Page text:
Put your phone away
Sometimes, even small actions can make a big difference to the way you feel, like avoiding checking your work emails after a certain time or limiting the amount of time you spend on social media.
"In an ever-connected world, we are likely to find ourselves consuming content in every available gap," Chambers says. "It's becoming increasingly clear that this impacts our psychological well-being: being increasingly mindful of our social media and news consumption can have significant benefits to our emotions and thoughts."
Johnson recommends setting boundaries to protect your well-being too, such as stopping work at a set time (perhaps especially important if you're working from home, without a daily commute to act as a divider between your working day and your personal time) or saying 'no' more often if you're a people pleaser.
"By taking regular guilt-free breaks, you can decamp and refresh, and feel sharper and more confident. Think of your mind as an engine that needs care, maintenance, the right fuel and rest, otherwise it will burn out. Think of one action - nothing too big - that you need to change daily. It might be to finish work on time or have breakfast."
How to stick to mental health resolutions
It's never easy to stick to any New Year resolution or goal, but there are steps you can take to stick to them.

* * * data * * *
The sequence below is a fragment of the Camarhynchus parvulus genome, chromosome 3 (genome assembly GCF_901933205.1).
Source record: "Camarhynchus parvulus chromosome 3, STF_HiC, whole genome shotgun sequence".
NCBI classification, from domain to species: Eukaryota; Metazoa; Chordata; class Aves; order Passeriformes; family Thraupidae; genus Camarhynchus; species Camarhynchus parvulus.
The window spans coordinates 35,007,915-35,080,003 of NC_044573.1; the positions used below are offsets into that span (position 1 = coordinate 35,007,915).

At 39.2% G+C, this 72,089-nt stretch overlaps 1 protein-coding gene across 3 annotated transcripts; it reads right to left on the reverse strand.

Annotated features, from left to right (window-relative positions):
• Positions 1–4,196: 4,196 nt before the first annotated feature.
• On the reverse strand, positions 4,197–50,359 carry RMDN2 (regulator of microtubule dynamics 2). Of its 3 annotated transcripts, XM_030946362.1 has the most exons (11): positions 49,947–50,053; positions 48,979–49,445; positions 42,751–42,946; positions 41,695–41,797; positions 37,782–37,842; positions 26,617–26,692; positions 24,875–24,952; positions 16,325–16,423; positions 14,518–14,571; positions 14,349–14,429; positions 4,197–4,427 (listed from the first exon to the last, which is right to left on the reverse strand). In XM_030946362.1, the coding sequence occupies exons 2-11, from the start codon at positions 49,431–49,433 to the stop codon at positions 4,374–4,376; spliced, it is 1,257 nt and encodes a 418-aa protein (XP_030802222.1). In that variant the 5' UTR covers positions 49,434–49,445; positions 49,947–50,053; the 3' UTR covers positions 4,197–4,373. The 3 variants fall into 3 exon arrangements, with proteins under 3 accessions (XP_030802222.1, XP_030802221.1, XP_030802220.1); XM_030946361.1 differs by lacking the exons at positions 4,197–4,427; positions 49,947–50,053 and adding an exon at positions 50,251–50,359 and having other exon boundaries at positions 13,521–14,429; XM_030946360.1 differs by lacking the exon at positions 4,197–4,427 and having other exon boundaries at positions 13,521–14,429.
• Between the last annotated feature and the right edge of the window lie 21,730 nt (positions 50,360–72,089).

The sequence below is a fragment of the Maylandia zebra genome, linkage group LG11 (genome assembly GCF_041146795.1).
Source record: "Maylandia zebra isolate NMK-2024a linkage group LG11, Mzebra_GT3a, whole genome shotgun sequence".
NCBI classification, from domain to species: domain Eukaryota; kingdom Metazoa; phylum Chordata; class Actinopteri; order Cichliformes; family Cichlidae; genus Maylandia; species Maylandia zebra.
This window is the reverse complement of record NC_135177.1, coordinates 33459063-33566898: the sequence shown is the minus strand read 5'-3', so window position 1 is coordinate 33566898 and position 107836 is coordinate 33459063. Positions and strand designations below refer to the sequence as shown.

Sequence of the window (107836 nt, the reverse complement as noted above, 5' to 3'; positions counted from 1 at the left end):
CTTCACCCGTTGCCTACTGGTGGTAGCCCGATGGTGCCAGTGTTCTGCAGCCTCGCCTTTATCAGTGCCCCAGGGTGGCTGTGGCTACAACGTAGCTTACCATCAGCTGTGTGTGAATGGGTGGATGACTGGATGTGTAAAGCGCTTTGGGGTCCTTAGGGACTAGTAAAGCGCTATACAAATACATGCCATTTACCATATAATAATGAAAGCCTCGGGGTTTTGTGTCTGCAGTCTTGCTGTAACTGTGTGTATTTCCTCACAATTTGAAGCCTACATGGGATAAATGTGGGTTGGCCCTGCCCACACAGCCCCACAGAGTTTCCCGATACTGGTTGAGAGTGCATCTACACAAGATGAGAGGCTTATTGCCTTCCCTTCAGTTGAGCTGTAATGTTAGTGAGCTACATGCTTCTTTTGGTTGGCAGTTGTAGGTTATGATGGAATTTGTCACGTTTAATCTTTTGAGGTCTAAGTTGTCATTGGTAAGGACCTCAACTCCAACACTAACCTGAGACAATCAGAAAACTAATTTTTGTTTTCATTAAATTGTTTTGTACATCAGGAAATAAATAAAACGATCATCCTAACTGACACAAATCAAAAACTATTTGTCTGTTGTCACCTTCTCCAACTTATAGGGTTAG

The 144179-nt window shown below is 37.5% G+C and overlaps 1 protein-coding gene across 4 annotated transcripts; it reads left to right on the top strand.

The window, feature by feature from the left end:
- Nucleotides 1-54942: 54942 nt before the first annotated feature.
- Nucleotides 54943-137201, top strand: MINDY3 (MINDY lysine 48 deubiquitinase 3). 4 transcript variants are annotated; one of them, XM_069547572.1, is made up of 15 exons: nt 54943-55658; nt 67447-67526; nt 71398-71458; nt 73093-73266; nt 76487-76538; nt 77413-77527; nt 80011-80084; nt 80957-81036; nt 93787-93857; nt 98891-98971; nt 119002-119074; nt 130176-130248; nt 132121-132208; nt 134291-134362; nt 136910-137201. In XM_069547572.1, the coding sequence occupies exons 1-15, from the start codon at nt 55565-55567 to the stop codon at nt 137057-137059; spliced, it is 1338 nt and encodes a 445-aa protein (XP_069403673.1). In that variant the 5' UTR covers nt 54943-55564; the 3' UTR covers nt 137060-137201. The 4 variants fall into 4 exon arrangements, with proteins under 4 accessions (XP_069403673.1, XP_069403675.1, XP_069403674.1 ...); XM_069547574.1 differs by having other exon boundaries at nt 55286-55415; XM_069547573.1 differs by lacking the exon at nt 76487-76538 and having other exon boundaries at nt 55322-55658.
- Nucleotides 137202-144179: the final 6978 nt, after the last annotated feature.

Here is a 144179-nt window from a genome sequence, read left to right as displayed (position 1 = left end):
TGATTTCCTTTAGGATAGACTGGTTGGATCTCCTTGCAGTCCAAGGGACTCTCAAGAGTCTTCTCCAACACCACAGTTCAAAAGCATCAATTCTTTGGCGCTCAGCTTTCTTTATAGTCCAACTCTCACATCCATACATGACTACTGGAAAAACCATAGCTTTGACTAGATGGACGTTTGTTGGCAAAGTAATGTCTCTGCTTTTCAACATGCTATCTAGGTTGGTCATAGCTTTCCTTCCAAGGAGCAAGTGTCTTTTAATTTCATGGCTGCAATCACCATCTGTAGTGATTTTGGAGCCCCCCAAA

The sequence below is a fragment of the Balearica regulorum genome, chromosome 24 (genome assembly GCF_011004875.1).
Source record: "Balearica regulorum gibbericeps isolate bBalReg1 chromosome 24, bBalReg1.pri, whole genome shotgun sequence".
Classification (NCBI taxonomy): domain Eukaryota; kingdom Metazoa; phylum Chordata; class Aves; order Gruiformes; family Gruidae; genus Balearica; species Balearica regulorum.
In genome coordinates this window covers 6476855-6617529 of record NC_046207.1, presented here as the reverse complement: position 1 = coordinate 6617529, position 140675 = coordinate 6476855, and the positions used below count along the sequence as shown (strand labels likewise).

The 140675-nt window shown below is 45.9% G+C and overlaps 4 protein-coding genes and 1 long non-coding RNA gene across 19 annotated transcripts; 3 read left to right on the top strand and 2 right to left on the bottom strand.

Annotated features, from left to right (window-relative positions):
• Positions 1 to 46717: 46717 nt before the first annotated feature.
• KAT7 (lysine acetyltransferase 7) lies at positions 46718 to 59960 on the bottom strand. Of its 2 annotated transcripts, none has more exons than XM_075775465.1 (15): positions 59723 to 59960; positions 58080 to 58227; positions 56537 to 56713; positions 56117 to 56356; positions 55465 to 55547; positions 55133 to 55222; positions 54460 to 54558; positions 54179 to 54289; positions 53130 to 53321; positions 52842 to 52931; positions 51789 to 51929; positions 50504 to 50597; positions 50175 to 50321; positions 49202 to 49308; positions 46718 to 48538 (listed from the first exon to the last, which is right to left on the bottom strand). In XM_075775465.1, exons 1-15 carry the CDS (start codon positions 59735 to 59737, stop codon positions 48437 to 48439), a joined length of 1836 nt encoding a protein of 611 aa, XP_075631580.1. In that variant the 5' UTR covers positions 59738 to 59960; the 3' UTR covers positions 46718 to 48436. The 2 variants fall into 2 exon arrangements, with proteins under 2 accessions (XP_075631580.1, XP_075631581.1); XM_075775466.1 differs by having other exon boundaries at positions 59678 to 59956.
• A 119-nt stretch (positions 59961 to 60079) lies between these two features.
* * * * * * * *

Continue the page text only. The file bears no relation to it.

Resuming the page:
Create bite-size targets
"Break the goal down into specific actions and schedule them in, making them a priority," Chambers advises. "Turn these actions into a plan, and you have a blueprint for the steps you need to take and the agency to get started.
"It is essential to track progress and to find ways to celebrate the small wins along the journey. This will give you the feeling of progress, the ability to see progress made, and increased motivation as you focus on the actions rather than the outcome."
Speak to other people
You may benefit from accountability or support, as it's often easier to keep consistent when you have others who will remind you, prompt you and talk to you.
It can help to seek professional support too. If you're struggling with depression, anxiety or any other mental health problem, it's important to speak to your GP who can provide advice on the best course of action for you.
"Talk to a therapist about your belief systems, self-sabotage or low motivation and what you want to achieve, as having that objectivity is really insightful and helpful," Johnson says. "Therapy does not always have to be about being in a crisis; it can be part of essential mental fitness and help achieve your resolutions."
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To stick to any goal, it can help to think about the acronym SMART - which stands for specific, measurable, achievable, relevant and time-bound.
"Saying 'I want to be less anxious' is not a SMART goal," Fryer explains. "Instead, a SMART goal would be: 'I want to be less anxious about giving presentations at work. I want to do this in time for my presentation on the first of March. I will start therapy to help me with that on Monday 11 January'."
Don't pressure yourself
Sometimes we forget to do things, or simply don't feel up to it - and that's absolutely fine. It's important to be compassionate with yourself. If you feel pressured, take a step back and simplify your goal. Think about what it is that you're finding difficult and steps you can take to make it more achievable.
"If you miss a day, acknowledge it and get back to those small actions," Chambers says. "These small actions compound and you've only missed one day. Prioritise it, and you will be straight back on the path to your goal."